Oh no, Ebola!

Nice post from my colleague Mike Cobb on how we way over-estimate the risks of things that are really horrible, e.g, contracting Ebola, dying in a plane crash:

In a CNN poll from September, 27 percent of respondents said they were “concerned” or “very concerned” that they or someone in their family would get Ebola. Translated into actual numbers, roughly 65 million American adults are worried about getting Ebola.

As of now, just one verified case of Ebola has been documented in the United States, and unless the extremely improbable happens, Ebola will not spread far or easily in the U.S. There are multiple reasons why this is the case, primarily because our health care system is better equipped to handle outbreaks of infectious diseases.

If the chances of anyone in the U.S. contracting Ebola are so minuscule, why do so many Americans worry about it? Is the news media fanning the flames? I think there is something to that, giving the blaring headlines about its appearance in the U.S.

If the chances of anyone in the U.S. contracting Ebola are so minuscule, why do so many Americans worry about it? Is the news media fanning the flames? I think there is something to that, giving the blaring headlines about its appearance in the U.S.

But worry about Ebola also fits a well-documented pattern where people worry more about things perceived as “dreadful, even if they are improbable.” Americans are unfamiliar with Ebola, so that adds to the diseases dreadfulness. The graph below – Source: Cutter S.L. 1993. “Living with risk – the geography of technological hazards – illustrates this relationship by plotting risk perceptions based on their familiarity and dreadfulness.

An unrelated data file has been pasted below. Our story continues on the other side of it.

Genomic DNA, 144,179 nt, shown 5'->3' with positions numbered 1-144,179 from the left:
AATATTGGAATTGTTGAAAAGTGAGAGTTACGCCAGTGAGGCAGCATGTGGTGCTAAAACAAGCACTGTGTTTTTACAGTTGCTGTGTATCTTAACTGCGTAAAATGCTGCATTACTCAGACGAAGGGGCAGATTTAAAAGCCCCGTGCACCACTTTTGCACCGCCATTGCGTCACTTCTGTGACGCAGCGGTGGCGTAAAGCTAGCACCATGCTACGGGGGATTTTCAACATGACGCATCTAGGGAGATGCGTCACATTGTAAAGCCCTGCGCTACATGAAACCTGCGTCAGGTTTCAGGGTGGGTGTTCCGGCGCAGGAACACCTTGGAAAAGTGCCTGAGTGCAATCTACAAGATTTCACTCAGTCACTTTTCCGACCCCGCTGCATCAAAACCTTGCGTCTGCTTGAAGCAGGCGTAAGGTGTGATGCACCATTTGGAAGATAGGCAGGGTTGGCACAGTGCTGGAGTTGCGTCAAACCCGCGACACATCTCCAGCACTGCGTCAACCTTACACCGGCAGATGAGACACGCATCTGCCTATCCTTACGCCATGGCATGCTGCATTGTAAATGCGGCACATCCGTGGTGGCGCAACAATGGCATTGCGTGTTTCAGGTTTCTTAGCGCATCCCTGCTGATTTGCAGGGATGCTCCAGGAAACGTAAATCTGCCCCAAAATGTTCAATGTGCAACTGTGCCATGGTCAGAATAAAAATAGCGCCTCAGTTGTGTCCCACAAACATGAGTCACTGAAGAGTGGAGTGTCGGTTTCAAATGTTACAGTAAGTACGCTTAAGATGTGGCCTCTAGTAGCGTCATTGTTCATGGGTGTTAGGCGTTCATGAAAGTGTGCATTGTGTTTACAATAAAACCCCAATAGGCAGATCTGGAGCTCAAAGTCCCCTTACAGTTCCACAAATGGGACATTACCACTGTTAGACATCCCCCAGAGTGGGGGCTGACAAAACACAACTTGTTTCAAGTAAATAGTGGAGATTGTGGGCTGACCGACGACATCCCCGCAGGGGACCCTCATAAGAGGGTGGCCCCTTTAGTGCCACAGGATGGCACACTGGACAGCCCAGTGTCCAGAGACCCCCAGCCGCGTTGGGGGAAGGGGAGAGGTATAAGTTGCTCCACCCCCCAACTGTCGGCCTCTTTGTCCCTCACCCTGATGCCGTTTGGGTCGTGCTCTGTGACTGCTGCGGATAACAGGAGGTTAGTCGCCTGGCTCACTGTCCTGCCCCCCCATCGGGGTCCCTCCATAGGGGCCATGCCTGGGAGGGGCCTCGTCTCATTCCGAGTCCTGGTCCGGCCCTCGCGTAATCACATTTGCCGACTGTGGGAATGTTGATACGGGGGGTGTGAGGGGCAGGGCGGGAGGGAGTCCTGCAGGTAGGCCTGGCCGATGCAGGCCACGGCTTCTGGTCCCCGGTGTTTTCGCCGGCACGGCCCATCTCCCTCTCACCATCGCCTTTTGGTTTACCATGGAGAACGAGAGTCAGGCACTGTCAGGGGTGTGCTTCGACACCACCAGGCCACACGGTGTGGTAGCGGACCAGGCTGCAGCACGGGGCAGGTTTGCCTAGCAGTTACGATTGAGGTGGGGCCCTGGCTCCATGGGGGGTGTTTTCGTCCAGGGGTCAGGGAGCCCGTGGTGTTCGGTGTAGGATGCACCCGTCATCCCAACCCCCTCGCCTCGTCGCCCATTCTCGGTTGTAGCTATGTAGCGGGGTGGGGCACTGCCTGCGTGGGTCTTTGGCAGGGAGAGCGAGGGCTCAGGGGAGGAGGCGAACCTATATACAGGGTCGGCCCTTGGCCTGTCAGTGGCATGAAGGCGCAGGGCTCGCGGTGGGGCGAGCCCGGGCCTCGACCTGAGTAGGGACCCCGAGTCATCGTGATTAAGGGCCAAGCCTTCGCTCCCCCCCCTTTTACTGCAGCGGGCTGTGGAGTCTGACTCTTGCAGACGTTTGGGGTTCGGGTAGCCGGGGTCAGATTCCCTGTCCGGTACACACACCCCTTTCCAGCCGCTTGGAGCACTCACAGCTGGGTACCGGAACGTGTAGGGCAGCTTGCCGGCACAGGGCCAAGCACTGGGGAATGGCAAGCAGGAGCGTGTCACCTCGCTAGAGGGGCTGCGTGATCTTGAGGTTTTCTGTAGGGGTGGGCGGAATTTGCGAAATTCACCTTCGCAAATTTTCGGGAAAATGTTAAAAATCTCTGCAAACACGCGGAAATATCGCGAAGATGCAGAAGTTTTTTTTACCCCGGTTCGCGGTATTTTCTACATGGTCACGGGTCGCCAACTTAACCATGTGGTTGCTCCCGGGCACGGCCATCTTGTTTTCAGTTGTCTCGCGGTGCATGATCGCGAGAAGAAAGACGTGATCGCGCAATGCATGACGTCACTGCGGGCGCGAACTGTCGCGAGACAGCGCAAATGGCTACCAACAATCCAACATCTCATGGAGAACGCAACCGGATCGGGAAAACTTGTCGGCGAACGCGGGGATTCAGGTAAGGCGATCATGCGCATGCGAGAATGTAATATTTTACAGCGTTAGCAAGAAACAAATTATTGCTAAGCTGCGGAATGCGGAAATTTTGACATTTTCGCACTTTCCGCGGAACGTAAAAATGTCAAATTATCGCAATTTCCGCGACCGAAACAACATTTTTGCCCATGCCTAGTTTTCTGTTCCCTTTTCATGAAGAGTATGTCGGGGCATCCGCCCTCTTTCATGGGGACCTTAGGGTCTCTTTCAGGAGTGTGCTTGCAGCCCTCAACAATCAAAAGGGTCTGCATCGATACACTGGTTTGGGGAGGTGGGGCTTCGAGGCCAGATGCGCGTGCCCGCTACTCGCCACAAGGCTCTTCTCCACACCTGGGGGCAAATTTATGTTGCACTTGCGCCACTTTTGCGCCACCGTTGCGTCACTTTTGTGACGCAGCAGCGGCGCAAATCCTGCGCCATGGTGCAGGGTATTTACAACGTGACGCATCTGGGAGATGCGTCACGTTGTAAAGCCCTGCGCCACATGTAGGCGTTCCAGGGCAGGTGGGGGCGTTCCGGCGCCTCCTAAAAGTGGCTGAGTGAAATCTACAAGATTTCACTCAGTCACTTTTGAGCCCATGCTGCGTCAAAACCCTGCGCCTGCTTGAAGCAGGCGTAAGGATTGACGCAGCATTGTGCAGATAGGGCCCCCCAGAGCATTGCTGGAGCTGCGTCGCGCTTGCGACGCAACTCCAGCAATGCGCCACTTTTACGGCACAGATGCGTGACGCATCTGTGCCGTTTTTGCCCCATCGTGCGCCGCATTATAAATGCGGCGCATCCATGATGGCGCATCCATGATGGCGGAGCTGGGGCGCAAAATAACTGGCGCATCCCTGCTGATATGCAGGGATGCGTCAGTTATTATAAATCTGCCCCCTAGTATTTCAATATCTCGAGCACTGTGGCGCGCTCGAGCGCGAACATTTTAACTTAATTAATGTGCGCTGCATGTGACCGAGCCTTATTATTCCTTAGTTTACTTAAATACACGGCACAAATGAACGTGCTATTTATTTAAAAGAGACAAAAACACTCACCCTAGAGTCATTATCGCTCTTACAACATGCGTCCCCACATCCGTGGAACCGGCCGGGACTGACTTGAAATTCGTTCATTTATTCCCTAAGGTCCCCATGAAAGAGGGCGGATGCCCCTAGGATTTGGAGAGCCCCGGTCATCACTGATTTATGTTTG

Risks versus perception

As an example, car related deaths have surpassed 30,000 per year for decades. Yet, car travel is so familiar and routine, that few adults fear driving. Meanwhile, air travel is seen as riskier even though it is safer than ever “In the last five years, the death risk for passengers in the United States has been one in 45 million flights,” according to one recent study.

For what it’s worth, I worry way more about a car accident than Ebola.  Though I cannot help myself for worrying a bit more than I know I should when I get on an airplane.  It’s all that damn illusion of control of car versus airplane.  Anyway, it is sad, but not at all surprising to see politicians whipping up further needless fears of Ebola.

About Steve Greene
Professor of Political Science at NC State http://faculty.chass.ncsu.edu/shgreene

2 Responses to Oh no, Ebola!

  1. jeffbc94 says:

    The saddest part of this graph is seeing where handguns reside, and knowing that will not do a damn thing to change popular opinion on whether/how they should be better controlled.

  2. itchy says:

    Agree with the general premise, but this is wrong:

    “Translated into actual numbers, roughly 65 million American adults are worried about getting Ebola.”

    No, 65 million American adults are worried that they or someone in their family will get Ebola. And what the respondents really mean is they’re worried “someone I know and care about” will get Ebola. Which allows each case to be applied to far more than one person.

    Also, even the things we’re “supposed” to worry about usually never happen. Therefore we absolutely expect the number of people who worry about an occurrence to far surpass the number of actual occurrences.

    That said … 65 million sounds like too many people worrying about Ebola.

    If your fake stock market was still active, I would love to see the macabre bet: Which will kill more Americans, Ebola or ISIS?

Leave a Reply

Fill in your details below or click an icon to log in:

WordPress.com Logo

You are commenting using your WordPress.com account. Log Out /  Change )

Google photo

You are commenting using your Google account. Log Out /  Change )

Twitter picture

You are commenting using your Twitter account. Log Out /  Change )

Facebook photo

You are commenting using your Facebook account. Log Out /  Change )

Connecting to %s

%d bloggers like this: